Not all ratings are the same – there is a big difference between Investment Grade (the highest quality of issuer – AAA to BBB- ratings) and Sub-investment or Speculative grade (BB+ or lower ratings).
Take the 5 year tenor for example – a relatively standard time horizon for a bond investment.
For all investment grade issuers, the historical incidence of default is 0.88%. Another way of looking at this is that 99.2% of all investment grade bonds paid their coupons and principal on their due dates. The difference between AA (0.31% defaults) and BBB (1.58%) is very small. This should give investors in investment grade rated bonds a high level of confidence in being repaid.
However once you move into sub-investment grade then the ratings make a much larger difference. From BB (6.52%) to CC (46.19%), the increase is an approximately 7 times higher incidence of default, with nearly half of CCC rated bonds having historically defaulted in 5 years. Even at a short one year tenor, this is a huge 27%. Therefore, the risk involved in investing in CCC rated bonds is hugely different to BB rated bonds, despite both being sub investment grade.
Interest rate risk
Interest rate risk is the risk that the price of the bond moves due to a change in the yield of the bond. As bonds are at their essence just a series of discounted cashflows, this is actually relatively easy to calculate, and in fact a standard measure exists to quantify this risk.
Modified (or Macauley) Duration is a calculation that shows the sensitivity of the price of a bond to a 1% movement in its yield.
This is particularly relevant to fixed rate bond holders, as the yield is essentially the discount rate used to determine the present value of all of its cashflows. The longer the time period over which the cashflows are discounted, the larger the impact of a movement in this discount rate, or yield.
The other key thing to note is the inverse relationship between price and yield. That is to say that when yields rise, prices fall and vice versa.
Floating rate bonds are less affected, as they reset their cashflows every month, quarter or half-year depending on the terms, making their interest rate duration usually very short. This is even though they may have longer maturities.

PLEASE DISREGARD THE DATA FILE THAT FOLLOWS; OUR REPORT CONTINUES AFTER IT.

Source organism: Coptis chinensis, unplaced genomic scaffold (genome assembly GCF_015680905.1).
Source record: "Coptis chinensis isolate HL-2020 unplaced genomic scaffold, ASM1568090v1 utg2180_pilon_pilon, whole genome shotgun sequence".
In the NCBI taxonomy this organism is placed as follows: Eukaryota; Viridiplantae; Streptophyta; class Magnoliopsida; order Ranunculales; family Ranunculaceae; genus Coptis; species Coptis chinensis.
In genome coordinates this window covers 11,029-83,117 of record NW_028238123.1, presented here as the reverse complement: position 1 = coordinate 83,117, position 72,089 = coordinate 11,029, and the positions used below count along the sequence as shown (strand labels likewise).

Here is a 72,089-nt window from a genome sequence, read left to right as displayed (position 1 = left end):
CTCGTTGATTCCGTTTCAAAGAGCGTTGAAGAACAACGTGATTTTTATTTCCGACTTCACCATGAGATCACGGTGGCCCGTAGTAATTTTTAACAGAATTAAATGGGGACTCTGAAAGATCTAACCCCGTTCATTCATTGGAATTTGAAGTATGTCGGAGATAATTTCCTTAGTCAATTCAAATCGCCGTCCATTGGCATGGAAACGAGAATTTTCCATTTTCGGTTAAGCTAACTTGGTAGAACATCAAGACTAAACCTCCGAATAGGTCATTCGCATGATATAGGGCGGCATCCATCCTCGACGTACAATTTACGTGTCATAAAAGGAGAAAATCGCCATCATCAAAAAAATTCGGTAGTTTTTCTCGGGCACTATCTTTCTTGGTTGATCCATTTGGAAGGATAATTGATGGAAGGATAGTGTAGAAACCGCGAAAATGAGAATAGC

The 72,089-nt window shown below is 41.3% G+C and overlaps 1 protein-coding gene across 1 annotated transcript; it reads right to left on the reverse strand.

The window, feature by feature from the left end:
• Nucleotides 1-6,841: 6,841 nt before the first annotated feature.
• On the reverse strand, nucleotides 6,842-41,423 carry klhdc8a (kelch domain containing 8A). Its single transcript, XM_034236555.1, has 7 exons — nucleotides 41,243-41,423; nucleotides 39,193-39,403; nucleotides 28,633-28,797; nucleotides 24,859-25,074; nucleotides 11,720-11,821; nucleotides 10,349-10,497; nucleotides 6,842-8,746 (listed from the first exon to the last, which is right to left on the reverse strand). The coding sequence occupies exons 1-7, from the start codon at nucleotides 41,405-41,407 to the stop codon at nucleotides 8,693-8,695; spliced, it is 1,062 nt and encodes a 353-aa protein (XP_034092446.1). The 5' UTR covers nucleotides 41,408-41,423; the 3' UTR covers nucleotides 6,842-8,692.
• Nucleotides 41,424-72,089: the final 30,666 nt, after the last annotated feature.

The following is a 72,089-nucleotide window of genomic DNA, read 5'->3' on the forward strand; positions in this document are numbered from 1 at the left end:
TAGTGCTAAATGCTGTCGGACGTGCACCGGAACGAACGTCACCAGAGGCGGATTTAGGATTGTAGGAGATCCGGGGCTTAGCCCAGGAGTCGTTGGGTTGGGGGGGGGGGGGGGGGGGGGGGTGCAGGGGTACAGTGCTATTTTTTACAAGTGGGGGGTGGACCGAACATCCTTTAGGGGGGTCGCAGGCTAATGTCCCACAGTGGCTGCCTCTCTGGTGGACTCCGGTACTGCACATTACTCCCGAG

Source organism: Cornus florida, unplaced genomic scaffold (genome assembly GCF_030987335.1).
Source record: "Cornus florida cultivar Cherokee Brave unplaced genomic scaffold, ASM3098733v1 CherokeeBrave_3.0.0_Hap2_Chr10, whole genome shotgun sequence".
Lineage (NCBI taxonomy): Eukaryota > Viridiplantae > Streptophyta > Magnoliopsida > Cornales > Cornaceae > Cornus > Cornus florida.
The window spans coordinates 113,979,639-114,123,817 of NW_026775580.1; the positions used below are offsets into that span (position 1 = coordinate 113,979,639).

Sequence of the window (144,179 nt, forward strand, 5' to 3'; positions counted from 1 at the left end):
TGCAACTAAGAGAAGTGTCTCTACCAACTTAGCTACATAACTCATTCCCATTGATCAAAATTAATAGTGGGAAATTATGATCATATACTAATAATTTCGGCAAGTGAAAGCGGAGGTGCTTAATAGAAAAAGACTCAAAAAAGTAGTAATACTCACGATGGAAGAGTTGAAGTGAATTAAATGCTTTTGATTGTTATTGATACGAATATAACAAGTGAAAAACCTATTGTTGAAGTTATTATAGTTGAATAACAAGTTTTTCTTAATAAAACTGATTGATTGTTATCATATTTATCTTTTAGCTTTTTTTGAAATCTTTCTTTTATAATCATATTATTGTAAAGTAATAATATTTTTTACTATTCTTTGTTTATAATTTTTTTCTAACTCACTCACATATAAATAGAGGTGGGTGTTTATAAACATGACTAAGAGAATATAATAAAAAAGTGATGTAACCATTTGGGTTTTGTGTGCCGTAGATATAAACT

Bonds with lower coupons are also more affected, as more of the present value is represented in the final maturity payment, as lower amounts are received throughout the life of the bond.
This can expose inexperienced investors to risks they may not necessarily appreciate, particularly with government bonds. As the lowest risk bonds in the market, Australian Government bonds are rated AAA, and therefore also carry the lowest coupons for their tenor as they are assumed to have zero credit risk (hence the highest rating).
Therefore, an investment with supposedly no risk (this is technically correct – there is assumed to be no risk to repayment, i.e. credit risk) can actually, in the wrong market conditions, leave investors facing a large paper loss, or even an actual one if they become forced sellers prior to maturity.
Ironically, high yield bonds with sub investment grade ratings can actually carry less interest rate risk than higher grade bonds, as they typically have higher coupons, which lowers their duration.
It is important to consider both credit and interest rate risks when investing in bonds, as both are relevant to the performance of the bond.
Credit ratings give a great starting point to begin the evaluation of a credit risk of a bond and the likelihood of default, although investors should not rely exclusively on them as they do change over time. As investors into CDOs found in the GFC, they may not always fairly represent the risks (although to be fair the agencies have learned a lot since then).
Interest rate risk can be a more powerful influence on the price of a bond compared to the credit risk, as investors in government bonds should know.
In general, these risks tend to offset one another in corporate bonds, as when market interest rates rise, conditions are usually more benign which results in a lowering of the premium investors demand to take credit risk. These balancing factors tend to make bond prices relatively stable, except for periods when outsize moves in one or the other take precedence.